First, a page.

Health inequalities result from multidimensional socioeconomic inequalities (income, education, wealth, etc.). Given the specific size and greater stability through time of wealth than income, wealth might affect health beyond other socioeconomic indicators. An important question is how far the reach of wealth is on one’s health: Does wealth promote health even over generations? Using the Panel Study of Income Dynamics (PSID), we consider the effects of intergenerational and intragenerational wealth on age-adjusted self-assessed health (ASAH) across the life course. We find that both parental and personal household wealth strongly affect ASAH net of other socioeconomic measures. Just as social disadvantages have been shown to be inherited between generations, so too are wealth-induced health advantages. Furthermore, the inter- and intra- generational wealth effects on health increase over the life course. This study thus encourages social scientists to pay greater attention to wealth inequalities, despite difficulties in their accurate measurement. [less ▲]

Detailed reference viewed: 57 (5 UL)
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See detailBeyond School Effects: Private Schooling, Segregation and Standardization of School Systems in Latin America
Ceron, Francisco UL

in Tackling Educational Inequalities in Luxembourg and Beyond. Abstract Booklet (2020, November 11)

The design of educational institutions may face policy trade-offs in the tasks of school systems that are served by them (van de Werfhorst and Mijs, 2010; Pedró et al 2015). Differentiation of school ... [more ▼]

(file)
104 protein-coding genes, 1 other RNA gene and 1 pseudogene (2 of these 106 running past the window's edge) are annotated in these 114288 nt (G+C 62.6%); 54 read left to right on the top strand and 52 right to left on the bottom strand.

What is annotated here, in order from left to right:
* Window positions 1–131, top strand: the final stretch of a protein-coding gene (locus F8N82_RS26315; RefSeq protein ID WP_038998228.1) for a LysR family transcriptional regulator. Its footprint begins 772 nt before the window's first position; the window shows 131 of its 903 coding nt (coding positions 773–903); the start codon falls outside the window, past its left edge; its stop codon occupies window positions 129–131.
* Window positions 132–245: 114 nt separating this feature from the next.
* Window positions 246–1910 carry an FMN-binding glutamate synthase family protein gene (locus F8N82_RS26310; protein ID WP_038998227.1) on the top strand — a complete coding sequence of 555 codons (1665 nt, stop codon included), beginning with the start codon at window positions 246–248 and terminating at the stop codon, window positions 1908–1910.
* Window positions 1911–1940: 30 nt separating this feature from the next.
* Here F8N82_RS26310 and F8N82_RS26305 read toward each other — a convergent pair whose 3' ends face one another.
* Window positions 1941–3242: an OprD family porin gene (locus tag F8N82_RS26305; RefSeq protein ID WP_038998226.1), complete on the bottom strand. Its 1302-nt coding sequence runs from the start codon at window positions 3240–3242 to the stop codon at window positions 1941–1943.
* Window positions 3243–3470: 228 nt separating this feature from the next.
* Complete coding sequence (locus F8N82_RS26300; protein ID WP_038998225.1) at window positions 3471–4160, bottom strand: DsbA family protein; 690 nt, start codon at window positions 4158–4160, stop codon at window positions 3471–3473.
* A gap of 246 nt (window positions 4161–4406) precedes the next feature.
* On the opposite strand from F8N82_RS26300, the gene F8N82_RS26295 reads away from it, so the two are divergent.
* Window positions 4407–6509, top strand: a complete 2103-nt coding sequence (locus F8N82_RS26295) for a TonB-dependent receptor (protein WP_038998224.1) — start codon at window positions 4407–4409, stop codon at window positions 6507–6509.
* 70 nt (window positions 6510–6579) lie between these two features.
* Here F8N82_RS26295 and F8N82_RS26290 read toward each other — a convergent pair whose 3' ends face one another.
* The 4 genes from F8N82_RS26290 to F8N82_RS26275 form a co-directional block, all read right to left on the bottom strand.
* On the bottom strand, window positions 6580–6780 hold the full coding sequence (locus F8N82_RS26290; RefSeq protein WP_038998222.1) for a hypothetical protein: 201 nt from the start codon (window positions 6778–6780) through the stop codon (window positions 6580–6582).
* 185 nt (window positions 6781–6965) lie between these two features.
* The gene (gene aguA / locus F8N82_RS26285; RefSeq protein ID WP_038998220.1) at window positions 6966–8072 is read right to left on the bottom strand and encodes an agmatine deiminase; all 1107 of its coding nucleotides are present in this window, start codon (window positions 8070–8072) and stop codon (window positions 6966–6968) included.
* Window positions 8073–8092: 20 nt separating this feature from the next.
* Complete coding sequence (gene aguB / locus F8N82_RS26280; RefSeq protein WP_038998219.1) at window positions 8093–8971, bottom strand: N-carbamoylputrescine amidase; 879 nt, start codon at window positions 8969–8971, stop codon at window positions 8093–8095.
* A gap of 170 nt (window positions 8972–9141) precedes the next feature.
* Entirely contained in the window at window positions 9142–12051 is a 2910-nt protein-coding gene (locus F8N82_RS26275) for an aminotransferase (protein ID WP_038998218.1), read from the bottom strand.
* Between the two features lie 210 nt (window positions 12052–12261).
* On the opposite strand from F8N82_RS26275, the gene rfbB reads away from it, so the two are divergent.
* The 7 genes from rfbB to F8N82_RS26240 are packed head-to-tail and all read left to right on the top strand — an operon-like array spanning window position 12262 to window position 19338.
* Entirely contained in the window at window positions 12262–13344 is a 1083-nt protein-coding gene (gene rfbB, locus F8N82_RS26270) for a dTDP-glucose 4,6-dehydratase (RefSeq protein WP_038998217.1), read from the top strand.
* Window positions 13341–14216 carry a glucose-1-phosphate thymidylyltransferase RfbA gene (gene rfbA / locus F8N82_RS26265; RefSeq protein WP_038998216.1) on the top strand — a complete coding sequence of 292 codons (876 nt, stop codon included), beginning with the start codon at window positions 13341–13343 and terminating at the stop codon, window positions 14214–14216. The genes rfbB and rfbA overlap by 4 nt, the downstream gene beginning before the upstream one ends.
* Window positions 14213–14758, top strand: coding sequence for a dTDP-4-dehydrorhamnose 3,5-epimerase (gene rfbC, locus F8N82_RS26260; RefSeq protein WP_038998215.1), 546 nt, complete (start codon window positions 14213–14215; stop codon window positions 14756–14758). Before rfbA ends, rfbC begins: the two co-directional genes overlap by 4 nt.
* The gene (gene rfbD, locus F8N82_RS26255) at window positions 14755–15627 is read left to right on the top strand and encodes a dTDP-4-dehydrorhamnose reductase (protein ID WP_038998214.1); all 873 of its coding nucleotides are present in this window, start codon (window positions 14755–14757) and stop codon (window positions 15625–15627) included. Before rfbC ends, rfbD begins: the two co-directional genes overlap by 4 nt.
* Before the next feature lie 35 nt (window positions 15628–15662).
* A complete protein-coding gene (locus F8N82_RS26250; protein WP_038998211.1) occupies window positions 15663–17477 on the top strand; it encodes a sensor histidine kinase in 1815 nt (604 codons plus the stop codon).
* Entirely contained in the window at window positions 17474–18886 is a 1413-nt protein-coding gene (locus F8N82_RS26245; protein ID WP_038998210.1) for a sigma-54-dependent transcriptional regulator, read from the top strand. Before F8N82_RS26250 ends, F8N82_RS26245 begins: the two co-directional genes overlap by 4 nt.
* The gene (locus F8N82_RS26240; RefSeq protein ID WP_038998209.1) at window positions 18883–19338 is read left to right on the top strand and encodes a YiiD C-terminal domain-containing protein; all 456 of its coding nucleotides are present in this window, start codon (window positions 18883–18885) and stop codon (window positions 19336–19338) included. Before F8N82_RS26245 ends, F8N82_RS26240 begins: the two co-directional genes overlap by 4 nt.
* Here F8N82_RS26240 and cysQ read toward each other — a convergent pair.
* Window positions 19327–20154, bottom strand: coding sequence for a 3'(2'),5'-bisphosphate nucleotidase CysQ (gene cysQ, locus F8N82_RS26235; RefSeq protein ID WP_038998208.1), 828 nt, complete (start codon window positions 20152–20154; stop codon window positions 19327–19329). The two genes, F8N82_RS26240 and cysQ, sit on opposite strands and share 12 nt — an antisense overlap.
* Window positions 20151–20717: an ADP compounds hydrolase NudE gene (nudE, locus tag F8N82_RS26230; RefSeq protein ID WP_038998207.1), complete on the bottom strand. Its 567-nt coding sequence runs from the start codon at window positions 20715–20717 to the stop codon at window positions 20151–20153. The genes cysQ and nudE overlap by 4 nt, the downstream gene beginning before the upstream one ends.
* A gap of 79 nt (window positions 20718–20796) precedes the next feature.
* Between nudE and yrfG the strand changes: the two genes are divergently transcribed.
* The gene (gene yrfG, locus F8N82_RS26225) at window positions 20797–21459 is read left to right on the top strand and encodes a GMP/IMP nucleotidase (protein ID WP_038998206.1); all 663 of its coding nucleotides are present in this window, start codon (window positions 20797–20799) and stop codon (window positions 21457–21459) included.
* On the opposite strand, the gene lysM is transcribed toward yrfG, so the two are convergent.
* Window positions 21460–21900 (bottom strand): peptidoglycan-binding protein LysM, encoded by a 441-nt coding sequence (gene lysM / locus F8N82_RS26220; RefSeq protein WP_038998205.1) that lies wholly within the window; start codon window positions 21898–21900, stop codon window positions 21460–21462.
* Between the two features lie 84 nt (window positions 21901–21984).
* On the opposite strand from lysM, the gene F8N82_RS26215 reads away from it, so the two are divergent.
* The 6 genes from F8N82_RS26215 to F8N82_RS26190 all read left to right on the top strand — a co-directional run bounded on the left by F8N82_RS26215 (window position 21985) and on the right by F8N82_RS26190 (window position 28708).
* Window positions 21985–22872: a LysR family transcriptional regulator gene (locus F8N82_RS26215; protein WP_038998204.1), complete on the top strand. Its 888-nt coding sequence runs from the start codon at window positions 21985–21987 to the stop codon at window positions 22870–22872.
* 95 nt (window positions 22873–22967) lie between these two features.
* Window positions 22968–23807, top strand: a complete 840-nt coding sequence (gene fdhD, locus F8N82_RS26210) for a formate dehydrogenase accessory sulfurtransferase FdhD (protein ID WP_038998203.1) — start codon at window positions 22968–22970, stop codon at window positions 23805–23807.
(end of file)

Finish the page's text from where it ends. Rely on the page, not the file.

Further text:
The design of educational institutions may face policy trade-offs in the tasks of school systems that are served by them (van de Werfhorst and Mijs, 2010; Pedró et al 2015). Differentiation of school systems may foster efficient sorting of students and then maximize learnings but at the cost of exacerbating social inequalities. A centralized education system may guarantee equality of educational opportunities, but it is not clear if it increases or hinder the overall performance level (e.g. Woessman 2003; Brunello & Checchi 2007; Bol et al., 2014; Bol & van de Werfhorst, 2016; Mijs 2016). Until now, researchers have overlooked the role of private schooling as an important dimension of stratification in national school systems, focusing mainly on its relative effectiveness and assuming implicitly that school sector capacity truly reflects a level of differentiation (e.g. Hanushek & Woessman, 2015; Chmielewski & Reardon 2016). I attempt to address the following research question: to what extend the differentiation induced by private schooling increase achievement inequalities, counteracting the effects of standardization of the school systems in Latin American countries? Using data from the 2013 UNESCO TERCE regional large-scale assessment, I study how private schooling is related to overall levels of stratification and the extent to which it affects achievement inequality in a context of varying levels of standardization, across countries. I construct a generalized entropy measure of segregation to capture system level differentiation induced by private schooling, a standardization index (Bol & van de Werfhorst, 2016) and by using multilevel models with county fixed effects, I find that private schooling counterbalance the equalizing effect of higher levels of standardization on achievement inequalities, no matter their relative size, on top of individual and school level controls. I conclude by discussing how these findings speak to the potential policy trade-off between equality and efficiency in the region. [less ▲]

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See detailBeyond School Effects: Private Schooling, Segregation and Standardization of School Systems in Latin America
Ceron, Francisco UL

Scientific Conference (2020, November 07)

Introduction A considerable body of studies have shown that specific institutional arrangements in educational systems help in understanding cross-national differences in educational outcomes (Woessman ... [more ▼]